History of inclusive physical education in Western and Northern Europe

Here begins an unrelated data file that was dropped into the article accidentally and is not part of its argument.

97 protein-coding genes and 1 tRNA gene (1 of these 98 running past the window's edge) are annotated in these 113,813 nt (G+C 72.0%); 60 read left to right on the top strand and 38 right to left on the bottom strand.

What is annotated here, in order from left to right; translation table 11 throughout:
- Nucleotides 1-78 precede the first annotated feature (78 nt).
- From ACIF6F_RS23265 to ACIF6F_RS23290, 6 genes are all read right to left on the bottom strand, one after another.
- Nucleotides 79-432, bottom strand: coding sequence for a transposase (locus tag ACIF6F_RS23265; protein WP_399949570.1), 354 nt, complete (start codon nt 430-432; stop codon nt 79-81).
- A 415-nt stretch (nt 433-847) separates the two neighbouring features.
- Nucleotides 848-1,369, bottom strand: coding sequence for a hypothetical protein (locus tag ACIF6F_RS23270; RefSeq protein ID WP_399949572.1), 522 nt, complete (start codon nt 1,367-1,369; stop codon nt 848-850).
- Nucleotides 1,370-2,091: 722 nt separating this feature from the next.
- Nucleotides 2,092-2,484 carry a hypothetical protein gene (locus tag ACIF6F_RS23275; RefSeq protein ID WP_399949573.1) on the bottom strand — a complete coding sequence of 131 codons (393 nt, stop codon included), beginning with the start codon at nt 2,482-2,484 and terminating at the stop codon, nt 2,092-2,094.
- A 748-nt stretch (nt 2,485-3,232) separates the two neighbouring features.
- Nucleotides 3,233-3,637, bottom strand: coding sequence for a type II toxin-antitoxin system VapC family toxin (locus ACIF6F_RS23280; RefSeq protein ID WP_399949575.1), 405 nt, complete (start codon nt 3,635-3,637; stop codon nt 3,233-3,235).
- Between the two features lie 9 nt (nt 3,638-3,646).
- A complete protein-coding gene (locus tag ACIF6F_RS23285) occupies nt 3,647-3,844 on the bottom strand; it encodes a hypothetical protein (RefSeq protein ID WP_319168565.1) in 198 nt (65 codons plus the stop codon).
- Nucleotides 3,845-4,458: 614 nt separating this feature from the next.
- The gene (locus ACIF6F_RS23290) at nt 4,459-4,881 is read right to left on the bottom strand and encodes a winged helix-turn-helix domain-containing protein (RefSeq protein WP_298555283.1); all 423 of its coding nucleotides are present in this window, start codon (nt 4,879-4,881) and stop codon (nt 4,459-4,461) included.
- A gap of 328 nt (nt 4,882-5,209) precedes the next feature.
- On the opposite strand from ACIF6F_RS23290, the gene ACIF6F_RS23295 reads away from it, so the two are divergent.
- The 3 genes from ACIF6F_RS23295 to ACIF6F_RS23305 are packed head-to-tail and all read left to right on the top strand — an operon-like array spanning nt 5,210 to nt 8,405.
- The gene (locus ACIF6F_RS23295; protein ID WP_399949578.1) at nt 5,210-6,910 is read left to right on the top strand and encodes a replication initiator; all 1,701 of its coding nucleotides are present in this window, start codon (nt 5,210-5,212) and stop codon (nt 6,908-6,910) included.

Throwing a glance on the status quo in schools of different countries in Western and Northern Europe shows that the requirement of inclusive physical education (PE) is implemented differently: Italy, for instance, leads the way with an almost complete inclusion of children into mainstream education including physical education (Magnanini & Espinosa Trull, 2015), England has already implemented inclusive teaching since the late 1980s (Armstrong & Barton, 2008), in Norway children have the right to follow mainstream education and one talks about “adjusted” education for pupils with special needs (Dalen 2006; Hyde, Ohna & Hjulstad, 2006), and Germany is only slowly breaking up with its traditional system of segregating pupils with special needs (Hausotter & Pluhar, 2004). But what are those differences based on? How did inclusive physical education (PE) historically grow in England, Germany, Italy and Norway, and can transnational developments be identified? In all four chosen countries different school systems which are representative for other Northern and Western European countries exist. The aim of this study is to compare them, analyse their historical development and find out whether and in how far those differences in the school system and curricula development prejudged chances for inclusive PE and thereby led to diverse present situations. As a result, it is confirmed that the educational policy towards inclusion in schools which was internationally determined to apply in different United Nation member states finally met on the national level in Northern and Western Europe different conditions and social attitudes. This again led to the implementation of specific national inclusive and/or exclusive structures of PE in schools, which finally, despite the geographical proximity, deviate quite strongly from each other, not only in terms of current content and policy but also in terms of historical development.